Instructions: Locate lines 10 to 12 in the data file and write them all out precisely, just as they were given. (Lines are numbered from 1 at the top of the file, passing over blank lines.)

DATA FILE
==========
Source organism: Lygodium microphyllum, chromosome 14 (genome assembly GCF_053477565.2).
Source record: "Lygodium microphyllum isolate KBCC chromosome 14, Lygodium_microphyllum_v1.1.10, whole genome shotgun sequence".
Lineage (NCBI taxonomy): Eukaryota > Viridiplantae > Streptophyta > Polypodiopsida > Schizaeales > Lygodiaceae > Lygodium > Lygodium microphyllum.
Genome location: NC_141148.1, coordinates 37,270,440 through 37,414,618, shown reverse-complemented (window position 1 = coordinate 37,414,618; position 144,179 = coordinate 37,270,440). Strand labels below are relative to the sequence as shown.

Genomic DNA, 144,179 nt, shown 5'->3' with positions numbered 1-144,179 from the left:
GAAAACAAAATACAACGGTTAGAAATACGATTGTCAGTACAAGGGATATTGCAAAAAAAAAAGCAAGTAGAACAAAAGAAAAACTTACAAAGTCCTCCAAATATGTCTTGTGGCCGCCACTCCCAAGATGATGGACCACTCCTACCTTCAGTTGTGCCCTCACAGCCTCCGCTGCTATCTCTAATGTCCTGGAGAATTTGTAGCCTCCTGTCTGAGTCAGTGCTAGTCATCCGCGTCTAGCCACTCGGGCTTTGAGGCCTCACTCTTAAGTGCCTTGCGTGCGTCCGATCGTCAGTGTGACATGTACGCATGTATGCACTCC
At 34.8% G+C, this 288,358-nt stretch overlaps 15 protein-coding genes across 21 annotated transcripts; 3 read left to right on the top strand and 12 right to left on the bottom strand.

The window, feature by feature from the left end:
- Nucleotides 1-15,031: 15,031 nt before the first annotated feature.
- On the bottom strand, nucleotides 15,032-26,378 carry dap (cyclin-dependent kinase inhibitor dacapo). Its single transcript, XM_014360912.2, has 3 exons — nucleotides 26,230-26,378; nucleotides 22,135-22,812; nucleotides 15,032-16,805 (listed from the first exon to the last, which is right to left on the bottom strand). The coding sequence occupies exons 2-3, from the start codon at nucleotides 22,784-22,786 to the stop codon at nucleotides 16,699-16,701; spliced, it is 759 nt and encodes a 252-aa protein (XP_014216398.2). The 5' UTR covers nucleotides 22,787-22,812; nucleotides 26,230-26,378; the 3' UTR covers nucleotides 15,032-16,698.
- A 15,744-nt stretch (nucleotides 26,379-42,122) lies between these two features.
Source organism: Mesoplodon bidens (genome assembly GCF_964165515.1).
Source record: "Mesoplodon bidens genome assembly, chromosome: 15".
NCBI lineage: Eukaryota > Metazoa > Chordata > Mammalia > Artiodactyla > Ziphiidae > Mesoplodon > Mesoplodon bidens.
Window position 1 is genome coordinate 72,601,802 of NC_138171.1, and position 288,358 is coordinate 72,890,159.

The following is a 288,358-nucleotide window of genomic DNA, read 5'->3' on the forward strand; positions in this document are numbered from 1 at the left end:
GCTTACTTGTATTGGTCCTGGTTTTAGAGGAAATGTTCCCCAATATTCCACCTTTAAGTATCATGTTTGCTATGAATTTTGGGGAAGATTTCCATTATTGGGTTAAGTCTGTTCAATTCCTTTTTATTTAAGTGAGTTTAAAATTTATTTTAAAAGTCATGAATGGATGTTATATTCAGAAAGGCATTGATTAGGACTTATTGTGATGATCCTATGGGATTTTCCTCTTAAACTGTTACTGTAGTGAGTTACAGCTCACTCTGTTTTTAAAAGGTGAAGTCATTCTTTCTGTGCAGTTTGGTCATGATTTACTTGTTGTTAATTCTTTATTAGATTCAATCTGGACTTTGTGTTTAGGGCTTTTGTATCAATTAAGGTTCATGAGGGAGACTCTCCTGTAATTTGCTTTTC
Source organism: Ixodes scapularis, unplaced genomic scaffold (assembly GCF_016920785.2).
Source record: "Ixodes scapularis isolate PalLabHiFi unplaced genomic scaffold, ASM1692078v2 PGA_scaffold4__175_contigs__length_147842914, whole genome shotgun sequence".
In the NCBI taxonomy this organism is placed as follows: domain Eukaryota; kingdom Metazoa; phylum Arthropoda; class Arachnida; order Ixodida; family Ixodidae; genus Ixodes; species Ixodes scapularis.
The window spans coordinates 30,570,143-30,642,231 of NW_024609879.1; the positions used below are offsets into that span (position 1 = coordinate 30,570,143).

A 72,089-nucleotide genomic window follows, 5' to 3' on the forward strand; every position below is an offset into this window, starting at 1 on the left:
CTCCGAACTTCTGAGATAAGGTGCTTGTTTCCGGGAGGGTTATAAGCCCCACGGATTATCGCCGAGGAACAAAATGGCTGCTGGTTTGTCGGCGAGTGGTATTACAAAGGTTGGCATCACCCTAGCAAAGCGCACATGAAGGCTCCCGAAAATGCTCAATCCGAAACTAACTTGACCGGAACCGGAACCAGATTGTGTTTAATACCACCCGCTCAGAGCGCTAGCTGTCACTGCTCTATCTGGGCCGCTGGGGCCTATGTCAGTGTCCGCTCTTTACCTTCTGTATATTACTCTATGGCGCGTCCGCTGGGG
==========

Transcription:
- On the bottom strand, nucleotides 15,032-26,378 carry dap (cyclin-dependent kinase inhibitor dacapo). Its single transcript, XM_014360912.2, has 3 exons — nucleotides 26,230-26,378; nucleotides 22,135-22,812; nucleotides 15,032-16,805 (listed from the first exon to the last, which is right to left on the bottom strand). The coding sequence occupies exons 2-3, from the start codon at nucleotides 22,784-22,786 to the stop codon at nucleotides 16,699-16,701; spliced, it is 759 nt and encodes a 252-aa protein (XP_014216398.2). The 5' UTR covers nucleotides 22,787-22,812; nucleotides 26,230-26,378; the 3' UTR covers nucleotides 15,032-16,698.
- A 15,744-nt stretch (nucleotides 26,379-42,122) lies between these two features.
Source organism: Mesoplodon bidens (genome assembly GCF_964165515.1).